MIMOSA smell of ointment
JASMINE lather of Chinese soap
CARDAMOM crush of pudding
LIME chill of faloudeh
BERGAMOT aroma of tea
MINT muddle of sharbat
CILANTRO funk of koukou
SAFFRON sublimation of rice
CUMIN cohabitation with raisin
CORIANDER crunch of tahdeek
TURMERIC earth of broth
ANGELICA seeded pomegranate
HYACINTH scented Now Ruz table
ESFAND smoking the evil eye

- Maggie Mahboubian


A Bygone Fashion

In the early 1960s, when the fog rolled in off the ocean onto Point Loma, and the mornings were too damp and chilly to play outside, I loved to snuggle and hide in my mother’s fur closet. Opening one of the master bedroom closet doors with my small hands, I’d tug aside the heavy coats to lift the hidden brass latch, releasing the smell of pine. I’d crawl into the small space and close the door behind me. The fact that it was as dark as a cave inside and verboten made it even more exciting and scary. In the quiet, I’d rub my nose into the deep fur of my mother’s mink coat and a musty primal scent with a tinge of cigarette smoke would permeate my being. Then I’d caress the white fox fur, a fluff of tenderness. I avoided though the one with beady-eyed heads on either end.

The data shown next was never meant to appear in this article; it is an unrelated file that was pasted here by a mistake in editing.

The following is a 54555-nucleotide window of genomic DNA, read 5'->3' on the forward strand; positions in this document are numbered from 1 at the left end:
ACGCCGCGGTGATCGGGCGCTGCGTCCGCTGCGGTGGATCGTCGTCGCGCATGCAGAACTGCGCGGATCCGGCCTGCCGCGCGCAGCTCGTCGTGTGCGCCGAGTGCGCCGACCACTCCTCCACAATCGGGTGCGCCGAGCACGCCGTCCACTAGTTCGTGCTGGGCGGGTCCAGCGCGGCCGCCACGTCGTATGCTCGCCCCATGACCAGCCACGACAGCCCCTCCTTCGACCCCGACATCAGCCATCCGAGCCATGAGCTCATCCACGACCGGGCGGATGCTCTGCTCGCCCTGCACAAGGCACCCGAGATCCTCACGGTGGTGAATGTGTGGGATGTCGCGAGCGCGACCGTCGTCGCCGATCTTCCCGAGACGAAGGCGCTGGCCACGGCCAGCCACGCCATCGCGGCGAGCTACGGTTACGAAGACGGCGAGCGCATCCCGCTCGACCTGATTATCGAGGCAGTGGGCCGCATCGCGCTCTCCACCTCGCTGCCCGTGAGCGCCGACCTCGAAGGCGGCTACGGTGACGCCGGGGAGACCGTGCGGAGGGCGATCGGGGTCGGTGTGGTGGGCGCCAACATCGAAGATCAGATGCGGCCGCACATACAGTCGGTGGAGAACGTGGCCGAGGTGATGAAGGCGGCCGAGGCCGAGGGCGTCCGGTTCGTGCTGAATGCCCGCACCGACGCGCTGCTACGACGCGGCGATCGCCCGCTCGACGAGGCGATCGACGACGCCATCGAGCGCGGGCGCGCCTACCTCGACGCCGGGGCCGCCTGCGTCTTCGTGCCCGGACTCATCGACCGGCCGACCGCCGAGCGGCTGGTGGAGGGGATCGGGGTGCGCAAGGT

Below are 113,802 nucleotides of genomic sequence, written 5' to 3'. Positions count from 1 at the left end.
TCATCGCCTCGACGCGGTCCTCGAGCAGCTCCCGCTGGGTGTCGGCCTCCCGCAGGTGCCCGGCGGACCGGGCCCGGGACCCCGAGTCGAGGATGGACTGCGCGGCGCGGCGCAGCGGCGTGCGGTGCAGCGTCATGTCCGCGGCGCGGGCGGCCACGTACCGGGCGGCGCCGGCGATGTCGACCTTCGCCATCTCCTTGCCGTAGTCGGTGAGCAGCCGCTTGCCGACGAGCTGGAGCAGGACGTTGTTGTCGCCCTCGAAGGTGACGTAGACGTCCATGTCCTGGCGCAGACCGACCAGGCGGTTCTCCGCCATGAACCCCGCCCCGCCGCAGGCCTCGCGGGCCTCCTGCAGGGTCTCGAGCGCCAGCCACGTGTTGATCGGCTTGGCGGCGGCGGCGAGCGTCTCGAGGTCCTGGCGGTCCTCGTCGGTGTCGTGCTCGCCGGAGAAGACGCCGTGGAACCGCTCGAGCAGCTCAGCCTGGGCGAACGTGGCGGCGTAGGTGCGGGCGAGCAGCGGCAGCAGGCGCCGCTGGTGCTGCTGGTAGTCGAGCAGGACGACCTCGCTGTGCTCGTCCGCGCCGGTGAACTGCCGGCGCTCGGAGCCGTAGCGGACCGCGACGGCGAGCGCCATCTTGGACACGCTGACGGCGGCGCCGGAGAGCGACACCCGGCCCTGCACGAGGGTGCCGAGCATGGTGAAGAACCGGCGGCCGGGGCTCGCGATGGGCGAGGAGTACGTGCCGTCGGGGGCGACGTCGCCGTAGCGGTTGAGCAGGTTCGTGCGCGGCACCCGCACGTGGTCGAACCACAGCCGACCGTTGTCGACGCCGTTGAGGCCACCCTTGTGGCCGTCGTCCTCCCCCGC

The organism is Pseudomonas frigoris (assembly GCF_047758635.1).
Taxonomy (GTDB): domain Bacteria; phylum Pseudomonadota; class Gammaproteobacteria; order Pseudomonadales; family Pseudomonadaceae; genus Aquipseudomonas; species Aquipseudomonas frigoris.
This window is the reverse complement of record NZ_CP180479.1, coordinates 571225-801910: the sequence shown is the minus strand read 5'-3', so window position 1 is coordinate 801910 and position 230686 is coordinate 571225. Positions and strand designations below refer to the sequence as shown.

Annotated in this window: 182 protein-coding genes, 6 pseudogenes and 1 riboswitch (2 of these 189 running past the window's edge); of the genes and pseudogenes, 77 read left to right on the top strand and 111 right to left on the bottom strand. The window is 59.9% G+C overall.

Although I couldn’t make them out in the blackness, I knew what each looked like from seeing them wrapped around my mother’s shoulders on her way to a cocktail party or charity ball. Her hair done up just so with a bright red lipstick smile. A favorite was the lime green dress with the slits over the bust that made her look like Marilyn Monroe, especially when smoking a cigarette or waving a martini glass. I couldn’t wait until I was a big girl and could wear one of those furs to a party too.